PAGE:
A History of Denim

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Seeing that denim jeans have been a clothing staple for men since the 19th century, the jeans that I’m wearing right now are a lot different from the denim jeans that my grandfather or even my dad wore.  According to sources, before the 1950s most denim jeans were crafted from raw and selvedge denim that was made in the United States. But in the subsequent decades, as denim went from workwear to an everyday style, the way jeans were produced changed dramatically.

dg-mens-denim

With the implementation of cost cutting technologies and the outsourcing of manufacturing jobs to developing countries, the quality of your average pair was greatly reduced. Changes in consumer expectations altered the denim landscape as well; guys wanted to pick up pre-washed, pre-faded, pre-broken-in, and even pre-ripped jeans that looked like they’d been worn for years.

So what is denim? Well, according to Quality Logo Products, denim is a woven fabric commonly made with a blue cotton warp yarn and a white cotton filling yarn. When it was first designed, denim was primarily used to make work clothes and tough clothing like overalls, but today it is used for everything from purses and skirts to denim jackets and other fashionable clothes. Denim is so popular in the twenty-first century that you can hardly walk into a store without seeing it on racks and displays.

You might also ask, how is denim made? Checking out the complex pattern of the fabric on denim jeans, that pattern is referred to as “twill weave,” and it is caused by finely-interwoven yarns. The white cotton filling yarns run the width of the fabric and interlace at 90-degree angles with the blue cotton warp yarns, which also run the length of the fabric, and therefore produce the fine lines you see on your denim.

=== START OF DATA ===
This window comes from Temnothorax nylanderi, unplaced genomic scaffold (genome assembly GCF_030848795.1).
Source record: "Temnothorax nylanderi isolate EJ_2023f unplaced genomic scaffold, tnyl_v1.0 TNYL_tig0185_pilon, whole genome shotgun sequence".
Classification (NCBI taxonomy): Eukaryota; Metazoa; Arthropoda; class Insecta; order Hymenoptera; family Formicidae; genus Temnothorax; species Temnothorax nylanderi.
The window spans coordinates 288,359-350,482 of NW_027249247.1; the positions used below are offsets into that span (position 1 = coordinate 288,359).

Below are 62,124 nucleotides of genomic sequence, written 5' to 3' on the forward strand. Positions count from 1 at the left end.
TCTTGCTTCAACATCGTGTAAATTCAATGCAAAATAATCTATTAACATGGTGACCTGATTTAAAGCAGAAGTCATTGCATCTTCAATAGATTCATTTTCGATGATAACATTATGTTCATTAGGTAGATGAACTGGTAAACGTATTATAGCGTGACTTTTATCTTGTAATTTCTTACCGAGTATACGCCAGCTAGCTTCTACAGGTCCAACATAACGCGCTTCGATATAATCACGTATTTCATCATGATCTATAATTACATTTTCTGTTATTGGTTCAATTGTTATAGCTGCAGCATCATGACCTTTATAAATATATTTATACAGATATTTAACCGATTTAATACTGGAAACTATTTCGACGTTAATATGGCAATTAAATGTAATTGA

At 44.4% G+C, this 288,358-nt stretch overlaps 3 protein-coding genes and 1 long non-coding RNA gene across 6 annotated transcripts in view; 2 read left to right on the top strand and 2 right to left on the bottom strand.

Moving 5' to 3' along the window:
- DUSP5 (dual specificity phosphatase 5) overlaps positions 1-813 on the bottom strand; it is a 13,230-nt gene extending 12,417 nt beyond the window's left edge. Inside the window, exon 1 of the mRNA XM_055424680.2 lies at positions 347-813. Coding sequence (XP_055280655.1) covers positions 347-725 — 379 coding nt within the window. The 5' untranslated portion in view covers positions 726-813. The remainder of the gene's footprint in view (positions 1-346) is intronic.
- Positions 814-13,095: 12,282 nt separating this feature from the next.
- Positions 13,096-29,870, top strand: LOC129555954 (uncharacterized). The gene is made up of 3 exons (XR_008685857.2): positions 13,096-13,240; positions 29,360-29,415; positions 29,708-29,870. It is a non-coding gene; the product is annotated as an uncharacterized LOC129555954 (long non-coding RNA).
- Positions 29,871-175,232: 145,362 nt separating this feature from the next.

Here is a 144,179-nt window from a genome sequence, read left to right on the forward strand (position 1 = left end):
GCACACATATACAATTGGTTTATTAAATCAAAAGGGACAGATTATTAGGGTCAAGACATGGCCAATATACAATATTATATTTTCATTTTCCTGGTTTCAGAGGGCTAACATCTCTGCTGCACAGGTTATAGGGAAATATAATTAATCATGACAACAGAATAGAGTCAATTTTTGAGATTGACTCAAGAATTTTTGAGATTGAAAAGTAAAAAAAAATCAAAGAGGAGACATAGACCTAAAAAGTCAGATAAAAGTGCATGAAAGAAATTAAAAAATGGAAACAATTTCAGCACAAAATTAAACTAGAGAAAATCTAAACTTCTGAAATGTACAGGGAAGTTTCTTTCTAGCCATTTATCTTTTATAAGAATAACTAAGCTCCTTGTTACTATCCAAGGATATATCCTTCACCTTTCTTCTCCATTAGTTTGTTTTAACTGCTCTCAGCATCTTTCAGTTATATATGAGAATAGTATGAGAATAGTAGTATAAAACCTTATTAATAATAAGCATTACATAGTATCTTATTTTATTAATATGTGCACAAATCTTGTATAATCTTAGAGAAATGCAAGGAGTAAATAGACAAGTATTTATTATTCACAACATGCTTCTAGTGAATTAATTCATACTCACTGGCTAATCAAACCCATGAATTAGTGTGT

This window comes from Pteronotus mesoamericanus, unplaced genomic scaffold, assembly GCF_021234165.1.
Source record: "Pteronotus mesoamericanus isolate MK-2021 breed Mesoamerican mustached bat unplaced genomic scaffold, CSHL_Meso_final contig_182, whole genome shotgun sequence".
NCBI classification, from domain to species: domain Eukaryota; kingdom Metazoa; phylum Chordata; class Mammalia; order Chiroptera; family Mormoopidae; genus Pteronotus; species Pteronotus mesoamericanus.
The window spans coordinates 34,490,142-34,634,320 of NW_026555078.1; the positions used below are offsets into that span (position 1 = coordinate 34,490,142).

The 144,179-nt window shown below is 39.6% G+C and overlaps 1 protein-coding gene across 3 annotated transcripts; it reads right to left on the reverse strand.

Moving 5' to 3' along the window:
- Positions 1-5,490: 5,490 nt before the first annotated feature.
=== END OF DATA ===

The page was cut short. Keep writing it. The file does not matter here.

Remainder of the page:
Most denim jeans you buy today have been pre-washed to soften up the fabric, reduce shrinkage, and prevent indigo dye from rubbing off. Raw denim, sometimes called “dry denim” jeans are simply jeans made from denim that hasn’t gone through this pre-wash process. Because the fabric hasn’t been pre-washed, raw denim jeans are pretty stiff when you put them on the first time. It takes a few weeks of regular wear to break-in and loosen up a pair. The indigo dye in the fabric can rub off as well.

It is said that Raw denim (all denim actually) comes in two types, sanforized or unsanforized. Sanforized denim has undergone a chemical treatment that prevents shrinkage after you wash your jeans. Most mass-produced jeans are sanforized, and many raw and selvedge denim jeans are too. Unsanforized denim hasn’t been treated with that shrink-preventing chemical, so when you do end up washing or soaking your jeans, they’ll shrink by 5%-10%.

sanforized-vs-unsanforized-denim

Raw denim is dark denim and dark denim is probably one of the most versatile pieces of clothing you can own. Raw denim jeans look much sharper than a faded pair of Wranglers, and not only can you wear them with a t-shirt and a pair of Converse, you can also pair them with a dress shirt and a sport coat for a night on the town.

 

Author: Terrell Poole

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